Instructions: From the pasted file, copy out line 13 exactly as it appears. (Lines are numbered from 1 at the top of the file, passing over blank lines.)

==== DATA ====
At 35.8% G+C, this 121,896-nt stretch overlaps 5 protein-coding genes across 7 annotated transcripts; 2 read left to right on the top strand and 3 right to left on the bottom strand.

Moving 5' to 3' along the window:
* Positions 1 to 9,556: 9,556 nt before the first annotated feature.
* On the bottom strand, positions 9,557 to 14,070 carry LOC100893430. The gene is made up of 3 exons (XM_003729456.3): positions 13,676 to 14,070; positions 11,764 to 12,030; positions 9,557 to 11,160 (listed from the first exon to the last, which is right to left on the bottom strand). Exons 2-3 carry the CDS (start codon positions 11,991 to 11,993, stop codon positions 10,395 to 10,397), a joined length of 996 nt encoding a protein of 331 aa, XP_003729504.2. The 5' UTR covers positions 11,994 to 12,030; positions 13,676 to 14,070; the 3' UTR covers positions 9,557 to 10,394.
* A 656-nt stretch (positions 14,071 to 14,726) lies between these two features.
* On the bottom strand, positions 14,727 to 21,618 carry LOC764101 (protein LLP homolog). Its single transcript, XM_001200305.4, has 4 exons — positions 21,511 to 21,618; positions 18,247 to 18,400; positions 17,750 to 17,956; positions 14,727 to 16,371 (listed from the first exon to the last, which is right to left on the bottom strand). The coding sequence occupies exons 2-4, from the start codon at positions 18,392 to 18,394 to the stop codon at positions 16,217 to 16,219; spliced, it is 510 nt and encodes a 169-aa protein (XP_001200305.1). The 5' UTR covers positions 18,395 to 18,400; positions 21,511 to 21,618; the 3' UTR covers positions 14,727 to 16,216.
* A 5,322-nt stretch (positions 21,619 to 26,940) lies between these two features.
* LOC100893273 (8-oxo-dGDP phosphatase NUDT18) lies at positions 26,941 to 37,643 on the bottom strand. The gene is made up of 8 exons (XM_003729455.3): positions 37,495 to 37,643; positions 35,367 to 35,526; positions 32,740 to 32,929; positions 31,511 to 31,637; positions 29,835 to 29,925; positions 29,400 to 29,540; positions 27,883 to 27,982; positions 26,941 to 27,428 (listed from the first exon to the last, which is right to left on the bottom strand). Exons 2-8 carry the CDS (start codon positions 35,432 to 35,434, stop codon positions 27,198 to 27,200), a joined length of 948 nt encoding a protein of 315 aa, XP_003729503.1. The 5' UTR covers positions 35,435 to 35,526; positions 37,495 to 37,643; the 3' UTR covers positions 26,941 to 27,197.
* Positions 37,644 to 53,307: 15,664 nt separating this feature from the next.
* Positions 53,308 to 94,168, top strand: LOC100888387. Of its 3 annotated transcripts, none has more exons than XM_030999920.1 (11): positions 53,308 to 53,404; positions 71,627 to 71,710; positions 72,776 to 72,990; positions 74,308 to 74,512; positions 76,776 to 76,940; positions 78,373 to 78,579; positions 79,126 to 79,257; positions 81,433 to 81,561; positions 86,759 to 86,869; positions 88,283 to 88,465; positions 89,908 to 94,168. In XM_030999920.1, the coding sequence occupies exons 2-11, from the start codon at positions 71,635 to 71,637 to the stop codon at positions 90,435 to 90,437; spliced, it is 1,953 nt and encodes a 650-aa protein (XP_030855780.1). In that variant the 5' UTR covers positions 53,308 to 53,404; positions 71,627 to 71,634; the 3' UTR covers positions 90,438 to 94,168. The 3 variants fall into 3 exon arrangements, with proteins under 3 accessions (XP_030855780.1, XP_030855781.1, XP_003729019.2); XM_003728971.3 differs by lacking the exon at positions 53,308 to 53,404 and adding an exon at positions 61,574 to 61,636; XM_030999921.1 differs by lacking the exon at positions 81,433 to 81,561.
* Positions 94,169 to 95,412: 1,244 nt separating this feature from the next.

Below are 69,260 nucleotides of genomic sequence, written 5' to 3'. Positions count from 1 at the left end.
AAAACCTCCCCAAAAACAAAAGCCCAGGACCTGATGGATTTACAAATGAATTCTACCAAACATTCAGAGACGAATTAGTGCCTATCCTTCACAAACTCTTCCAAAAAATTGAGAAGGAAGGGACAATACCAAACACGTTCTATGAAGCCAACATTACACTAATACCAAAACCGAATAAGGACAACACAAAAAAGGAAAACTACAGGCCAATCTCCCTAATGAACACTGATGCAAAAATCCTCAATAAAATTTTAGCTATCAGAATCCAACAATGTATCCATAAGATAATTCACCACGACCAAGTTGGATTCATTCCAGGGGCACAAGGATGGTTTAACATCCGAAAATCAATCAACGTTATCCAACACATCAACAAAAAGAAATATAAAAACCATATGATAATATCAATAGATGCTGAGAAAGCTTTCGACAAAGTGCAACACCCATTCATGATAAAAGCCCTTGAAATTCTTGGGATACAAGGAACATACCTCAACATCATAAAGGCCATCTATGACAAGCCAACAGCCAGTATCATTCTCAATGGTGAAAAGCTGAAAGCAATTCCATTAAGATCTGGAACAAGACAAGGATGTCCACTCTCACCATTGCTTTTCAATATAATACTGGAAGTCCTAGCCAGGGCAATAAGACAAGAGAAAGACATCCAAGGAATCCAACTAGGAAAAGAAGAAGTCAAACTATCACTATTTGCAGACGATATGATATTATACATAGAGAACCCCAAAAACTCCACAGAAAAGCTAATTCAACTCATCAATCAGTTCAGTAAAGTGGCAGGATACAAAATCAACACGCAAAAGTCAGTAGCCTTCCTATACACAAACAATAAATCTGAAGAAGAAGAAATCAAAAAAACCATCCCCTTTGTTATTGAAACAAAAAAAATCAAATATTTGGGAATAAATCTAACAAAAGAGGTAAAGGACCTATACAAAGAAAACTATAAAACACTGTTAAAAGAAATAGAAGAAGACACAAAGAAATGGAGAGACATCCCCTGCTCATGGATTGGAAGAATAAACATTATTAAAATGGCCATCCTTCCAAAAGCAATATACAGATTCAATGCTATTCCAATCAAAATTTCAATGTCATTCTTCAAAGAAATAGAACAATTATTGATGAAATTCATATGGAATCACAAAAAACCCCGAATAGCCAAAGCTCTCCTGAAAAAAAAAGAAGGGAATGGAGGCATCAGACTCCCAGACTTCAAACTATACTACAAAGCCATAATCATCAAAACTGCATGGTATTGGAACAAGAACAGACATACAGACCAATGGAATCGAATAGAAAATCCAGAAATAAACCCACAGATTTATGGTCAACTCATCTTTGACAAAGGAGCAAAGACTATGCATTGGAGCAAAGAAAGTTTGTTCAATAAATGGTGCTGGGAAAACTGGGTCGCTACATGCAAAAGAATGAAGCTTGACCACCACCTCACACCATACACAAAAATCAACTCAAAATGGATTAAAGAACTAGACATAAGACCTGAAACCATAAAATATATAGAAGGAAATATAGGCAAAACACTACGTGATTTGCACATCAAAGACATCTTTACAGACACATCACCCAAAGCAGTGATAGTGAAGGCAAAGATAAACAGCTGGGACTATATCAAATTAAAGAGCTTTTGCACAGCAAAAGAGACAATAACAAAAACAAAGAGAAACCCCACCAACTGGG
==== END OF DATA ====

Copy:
AAAACCTCCCCAAAAACAAAAGCCCAGGACCTGATGGATTTACAAATGAATTCTACCAAACATTCAGAGACGAATTAGTGCCTATCCTTCACAAACTCTTCCAAAAAATTGAGAAGGAAGGGACAATACCAAACACGTTCTATGAAGCCAACATTACACTAATACCAAAACCGAATAAGGACAACACAAAAAAGGAAAACTACAGGCCAATCTCCCTAATGAACACTGATGCAAAAATCCTCAATAAAATTTTAGCTATCAGAATCCAACAATGTATCCATAAGATAATTCACCACGACCAAGTTGGATTCATTCCAGGGGCACAAGGATGGTTTAACATCCGAAAATCAATCAACGTTATCCAACACATCAACAAAAAGAAATATAAAAACCATATGATAATATCAATAGATGCTGAGAAAGCTTTCGACAAAGTGCAACACCCATTCATGATAAAAGCCCTTGAAATTCTTGGGATACAAGGAACATACCTCAACATCATAAAGGCCATCTATGACAAGCCAACAGCCAGTATCATTCTCAATGGTGAAAAGCTGAAAGCAATTCCATTAAGATCTGGAACAAGACAAGGATGTCCACTCTCACCATTGCTTTTCAATATAATACTGGAAGTCCTAGCCAGGGCAATAAGACAAGAGAAAGACATCCAAGGAATCCAACTAGGAAAAGAAGAAGTCAAACTATCACTATTTGCAGACGATATGATATTATACATAGAGAACCCCAAAAACTCCACAGAAAAGCTAATTCAACTCATCAATCAGTTCAGTAAAGTGGCAGGATACAAAATCAACACGCAAAAGTCAGTAGCCTTCCTATACACAAACAATAAATCTGAAGAAGAAGAAATCAAAAAAACCATCCCCTTTGTTATTGAAACAAAAAAAATCAAATATTTGGGAATAAATCTAACAAAAGAGGTAAAGGACCTATACAAAGAAAACTATAAAACACTGTTAAAAGAAATAGAAGAAGACACAAAGAAATGGAGAGACATCCCCTGCTCATGGATTGGAAGAATAAACATTATTAAAATGGCCATCCTTCCAAAAGCAATATACAGATTCAATGCTATTCCAATCAAAATTTCAATGTCATTCTTCAAAGAAATAGAACAATTATTGATGAAATTCATATGGAATCACAAAAAACCCCGAATAGCCAAAGCTCTCCTGAAAAAAAAAGAAGGGAATGGAGGCATCAGACTCCCAGACTTCAAACTATACTACAAAGCCATAATCATCAAAACTGCATGGTATTGGAACAAGAACAGACATACAGACCAATGGAATCGAATAGAAAATCCAGAAATAAACCCACAGATTTATGGTCAACTCATCTTTGACAAAGGAGCAAAGACTATGCATTGGAGCAAAGAAAGTTTGTTCAATAAATGGTGCTGGGAAAACTGGGTCGCTACATGCAAAAGAATGAAGCTTGACCACCACCTCACACCATACACAAAAATCAACTCAAAATGGATTAAAGAACTAGACATAAGACCTGAAACCATAAAATATATAGAAGGAAATATAGGCAAAACACTACGTGATTTGCACATCAAAGACATCTTTACAGACACATCACCCAAAGCAGTGATAGTGAAGGCAAAGATAAACAGCTGGGACTATATCAAATTAAAGAGCTTTTGCACAGCAAAAGAGACAATAACAAAAACAAAGAGAAACCCCACCAACTGGG